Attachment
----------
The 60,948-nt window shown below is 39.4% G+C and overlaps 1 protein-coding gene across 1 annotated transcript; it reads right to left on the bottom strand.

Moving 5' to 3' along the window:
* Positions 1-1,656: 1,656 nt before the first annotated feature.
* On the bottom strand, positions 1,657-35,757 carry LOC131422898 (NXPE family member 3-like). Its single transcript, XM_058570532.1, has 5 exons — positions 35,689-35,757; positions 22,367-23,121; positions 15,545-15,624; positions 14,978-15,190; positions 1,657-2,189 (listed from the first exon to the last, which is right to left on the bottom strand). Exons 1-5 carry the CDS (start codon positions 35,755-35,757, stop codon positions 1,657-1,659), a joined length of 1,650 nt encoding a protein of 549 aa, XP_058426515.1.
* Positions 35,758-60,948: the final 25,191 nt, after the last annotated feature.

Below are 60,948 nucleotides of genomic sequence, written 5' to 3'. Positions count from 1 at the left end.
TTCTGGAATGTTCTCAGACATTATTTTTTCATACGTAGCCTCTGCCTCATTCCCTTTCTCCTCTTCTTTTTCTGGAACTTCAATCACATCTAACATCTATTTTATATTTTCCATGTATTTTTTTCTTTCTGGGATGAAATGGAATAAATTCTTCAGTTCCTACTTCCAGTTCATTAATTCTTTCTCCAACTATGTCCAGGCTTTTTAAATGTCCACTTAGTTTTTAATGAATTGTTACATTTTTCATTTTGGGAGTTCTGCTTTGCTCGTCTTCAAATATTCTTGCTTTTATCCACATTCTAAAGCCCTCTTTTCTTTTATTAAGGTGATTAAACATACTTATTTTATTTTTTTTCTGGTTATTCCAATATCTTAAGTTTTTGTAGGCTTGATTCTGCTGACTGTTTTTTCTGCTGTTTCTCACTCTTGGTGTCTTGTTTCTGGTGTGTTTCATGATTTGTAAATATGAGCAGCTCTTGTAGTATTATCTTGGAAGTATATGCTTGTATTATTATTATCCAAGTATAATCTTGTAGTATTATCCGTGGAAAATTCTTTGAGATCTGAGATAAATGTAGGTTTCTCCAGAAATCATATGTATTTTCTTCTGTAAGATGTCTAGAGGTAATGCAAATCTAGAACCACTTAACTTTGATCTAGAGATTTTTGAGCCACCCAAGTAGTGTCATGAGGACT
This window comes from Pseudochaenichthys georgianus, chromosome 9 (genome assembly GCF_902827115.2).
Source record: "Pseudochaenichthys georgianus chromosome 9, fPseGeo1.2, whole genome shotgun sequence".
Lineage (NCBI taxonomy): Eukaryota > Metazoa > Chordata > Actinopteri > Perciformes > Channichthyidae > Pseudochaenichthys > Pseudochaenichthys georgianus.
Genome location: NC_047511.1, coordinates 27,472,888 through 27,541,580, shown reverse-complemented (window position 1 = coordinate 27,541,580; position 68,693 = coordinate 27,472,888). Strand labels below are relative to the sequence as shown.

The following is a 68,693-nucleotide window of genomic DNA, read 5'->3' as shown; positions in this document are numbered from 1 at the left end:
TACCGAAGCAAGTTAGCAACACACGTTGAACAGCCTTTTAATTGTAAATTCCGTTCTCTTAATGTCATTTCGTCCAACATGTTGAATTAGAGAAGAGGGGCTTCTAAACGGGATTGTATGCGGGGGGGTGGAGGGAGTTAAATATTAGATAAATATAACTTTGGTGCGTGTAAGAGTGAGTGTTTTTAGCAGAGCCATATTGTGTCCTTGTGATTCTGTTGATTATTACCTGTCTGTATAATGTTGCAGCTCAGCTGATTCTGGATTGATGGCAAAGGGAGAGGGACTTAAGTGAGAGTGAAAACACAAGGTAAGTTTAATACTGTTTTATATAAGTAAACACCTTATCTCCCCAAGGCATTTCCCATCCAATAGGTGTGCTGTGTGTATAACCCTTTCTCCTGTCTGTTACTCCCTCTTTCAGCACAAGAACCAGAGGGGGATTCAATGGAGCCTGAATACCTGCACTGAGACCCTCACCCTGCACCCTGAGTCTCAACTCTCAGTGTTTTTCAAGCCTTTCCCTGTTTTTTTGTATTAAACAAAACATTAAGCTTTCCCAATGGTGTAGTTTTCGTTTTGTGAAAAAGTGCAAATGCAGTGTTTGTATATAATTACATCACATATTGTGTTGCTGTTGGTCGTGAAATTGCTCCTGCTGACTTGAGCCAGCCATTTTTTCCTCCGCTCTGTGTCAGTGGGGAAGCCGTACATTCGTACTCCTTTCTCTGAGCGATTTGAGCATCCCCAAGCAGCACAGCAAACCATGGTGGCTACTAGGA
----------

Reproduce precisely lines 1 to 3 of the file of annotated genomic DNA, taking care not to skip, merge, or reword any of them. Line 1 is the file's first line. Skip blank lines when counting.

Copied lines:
The 60,948-nt window shown below is 39.4% G+C and overlaps 1 protein-coding gene across 1 annotated transcript; it reads right to left on the bottom strand.

Moving 5' to 3' along the window:
* Positions 1-1,656: 1,656 nt before the first annotated feature.